Of course he looks sad – the coffee is missing his mouth! Cruel fashion!

 

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Leading by a nose…..

Herbal Inspirations.

This is the time of year that the garden is just bursting….

and it’s cool enough to want to eat it all!

cuke3

cool as a cucumber – they don’t even realize that their days are numbered

 

Thyme, ready to hang up and dry

Thyme, ready to hang up and dry

oregano

oregano

Basil

Basil

This time of year just plain smells good!

Herbs in the Kitchen was one of the earliest herbal reference book I bought.Herbs in the Kitchen I’m pretty sure I got it from the Paperback Booksmith in Hanover Mall, in either ‘75 or ‘76. It was one of the standards.  I still love it, and get inspired every time I read it.

My modern herbal library- not to be confused with my early modern herbal library – has grown since then.

Helen Morganthau Fox, gardening with herbsMrs Grieve, modern herbal

Eleanour Sinclair Rohde  ESR a garden of herbs I’ve read them and studied and collected all.

AGSAdelma Grenier Simmons inspired trips to Caprilands in Connetitcuct and I was able to attend several of her lectures and workshops, as well as collect her books;

Jeanne Rose’s Herbs and Things, herbsthingsnew_smallwhich nicely bridges the centuries of herbal lore;

Susan Wittag Albert and the China Bayles series. China Bayles even has her own book of herbal days, China Bayles Book of Days. China Bayles Book of DaysYes, a fictional herb guru has her own book!

Carolyn Dille and Susan Belsinger have written together and separately….

This is a together one

This is a together one

But it’s only recently that herbs and other things you eat that come from the garden can be equal (ish) partners between the covers.

Vegetable Literacy Deborah Madison has her chapters based on plant families…..it’s very different kind of organizing and makes a whole lot of sense. This is from her blog

‘Vegetable Literacy’ is centered on 12 plant families and how they meet in the kitchen. It’s also a cookbook (some 300 recipe). Mostly it’s about connecting the dots between botany and the garden and the cook. People ask me what inspired this exploration and I have to say that I don’t recall a single moment in which that intention suddenly leaped to the fore. It was more like the idea of botanical families and the relationship between them and the kitchen had been there for a long time. Maybe it’s in my genes—my father was a botanist and gardener and farmer among other things. And even though it didn’t occur to me plant anything until I was in my mid-thirties, something must have rubbed off.  And it rubbed off from my botanist brother, Michael, my many farmer friends and the gardeners I have known. Most of all, though, it was starting to garden that made plants and their families come into view with increasing clarity. Once I started to grow vegetables, I saw them in different ways: how much space they need, how large and many their leaves, how similar the blossoms within a family, the possibilities of eating more of them then what we see in the store or even the farmers market—hence the many little pointers about eating the whole plant—and more. The garden reveals the big and sometimes gnarly world that lies behind the pretty vegetable.’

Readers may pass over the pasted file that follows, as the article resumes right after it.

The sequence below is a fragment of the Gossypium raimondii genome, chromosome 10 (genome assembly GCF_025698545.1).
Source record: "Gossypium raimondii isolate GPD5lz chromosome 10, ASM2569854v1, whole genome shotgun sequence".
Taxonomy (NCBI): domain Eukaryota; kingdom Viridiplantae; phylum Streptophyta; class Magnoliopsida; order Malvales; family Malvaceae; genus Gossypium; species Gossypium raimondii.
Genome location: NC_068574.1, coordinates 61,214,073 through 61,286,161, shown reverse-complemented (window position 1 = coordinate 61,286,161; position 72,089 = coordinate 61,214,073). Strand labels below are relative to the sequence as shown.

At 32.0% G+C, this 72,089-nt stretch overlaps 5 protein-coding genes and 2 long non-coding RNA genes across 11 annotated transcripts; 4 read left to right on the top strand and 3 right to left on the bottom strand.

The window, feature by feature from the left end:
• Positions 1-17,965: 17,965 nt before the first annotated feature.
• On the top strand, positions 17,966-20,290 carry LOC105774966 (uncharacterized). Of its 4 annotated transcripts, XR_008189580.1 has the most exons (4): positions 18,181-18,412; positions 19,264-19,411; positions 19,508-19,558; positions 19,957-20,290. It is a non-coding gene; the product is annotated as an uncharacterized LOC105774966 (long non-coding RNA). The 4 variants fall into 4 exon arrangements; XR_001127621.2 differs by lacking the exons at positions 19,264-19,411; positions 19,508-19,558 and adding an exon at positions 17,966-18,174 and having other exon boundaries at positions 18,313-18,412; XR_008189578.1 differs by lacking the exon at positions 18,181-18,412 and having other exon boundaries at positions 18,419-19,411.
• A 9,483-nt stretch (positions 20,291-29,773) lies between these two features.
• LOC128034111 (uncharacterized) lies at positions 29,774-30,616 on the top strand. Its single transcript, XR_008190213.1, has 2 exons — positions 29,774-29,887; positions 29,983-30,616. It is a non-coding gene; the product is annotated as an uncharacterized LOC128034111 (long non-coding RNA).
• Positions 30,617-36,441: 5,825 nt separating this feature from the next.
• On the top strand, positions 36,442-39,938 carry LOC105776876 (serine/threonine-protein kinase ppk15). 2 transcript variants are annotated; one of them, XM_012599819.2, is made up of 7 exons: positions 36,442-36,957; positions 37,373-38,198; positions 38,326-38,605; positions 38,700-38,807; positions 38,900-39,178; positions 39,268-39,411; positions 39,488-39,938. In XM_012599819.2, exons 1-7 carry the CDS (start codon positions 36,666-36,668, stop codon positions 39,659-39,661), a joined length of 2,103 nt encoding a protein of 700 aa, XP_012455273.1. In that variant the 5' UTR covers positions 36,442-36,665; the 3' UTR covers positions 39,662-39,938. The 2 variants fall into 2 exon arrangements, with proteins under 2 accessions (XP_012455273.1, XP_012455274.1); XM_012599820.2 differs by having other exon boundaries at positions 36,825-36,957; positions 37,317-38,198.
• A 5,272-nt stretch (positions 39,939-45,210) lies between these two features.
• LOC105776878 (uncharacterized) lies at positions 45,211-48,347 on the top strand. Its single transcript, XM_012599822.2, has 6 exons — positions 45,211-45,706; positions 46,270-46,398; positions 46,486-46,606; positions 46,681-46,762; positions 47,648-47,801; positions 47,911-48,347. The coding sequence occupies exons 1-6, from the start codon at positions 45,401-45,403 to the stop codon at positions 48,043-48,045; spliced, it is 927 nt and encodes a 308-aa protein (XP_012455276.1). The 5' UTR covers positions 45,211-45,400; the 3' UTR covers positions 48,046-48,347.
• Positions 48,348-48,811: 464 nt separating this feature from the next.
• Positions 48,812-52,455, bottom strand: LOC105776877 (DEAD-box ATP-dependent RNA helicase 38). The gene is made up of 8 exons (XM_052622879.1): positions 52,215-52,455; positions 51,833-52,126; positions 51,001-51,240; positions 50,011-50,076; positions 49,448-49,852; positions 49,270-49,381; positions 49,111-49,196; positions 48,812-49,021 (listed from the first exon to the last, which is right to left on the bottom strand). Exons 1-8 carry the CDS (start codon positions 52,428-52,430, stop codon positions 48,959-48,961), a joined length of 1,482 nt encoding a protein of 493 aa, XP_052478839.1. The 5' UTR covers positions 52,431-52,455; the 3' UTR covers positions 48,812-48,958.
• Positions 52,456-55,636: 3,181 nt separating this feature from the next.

Deborah Madison with allium

Deborah Madison with allium

So, stop and smell the mint,mint close upand the fennel

fennel flowering

fennel flowering

and the borage….

borage

borage

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Beet it!

It’s a great time of year for beets, and by beets I mean red beetroot.

Central Italian School, 17th century

Central Italian School, 17th century. On closer inspection these ‘beets’ look more like turnips, but the little pan with the eggs….and that great big beautiful ham…and the cabbage, Oh, the cabbage..and the lovely little smoked mozzarella.

‘Turnip the Beet’ would be a great name for a rock band…..seems it’s not my most original thought today

 

 

Mint_2014-06-01_00-53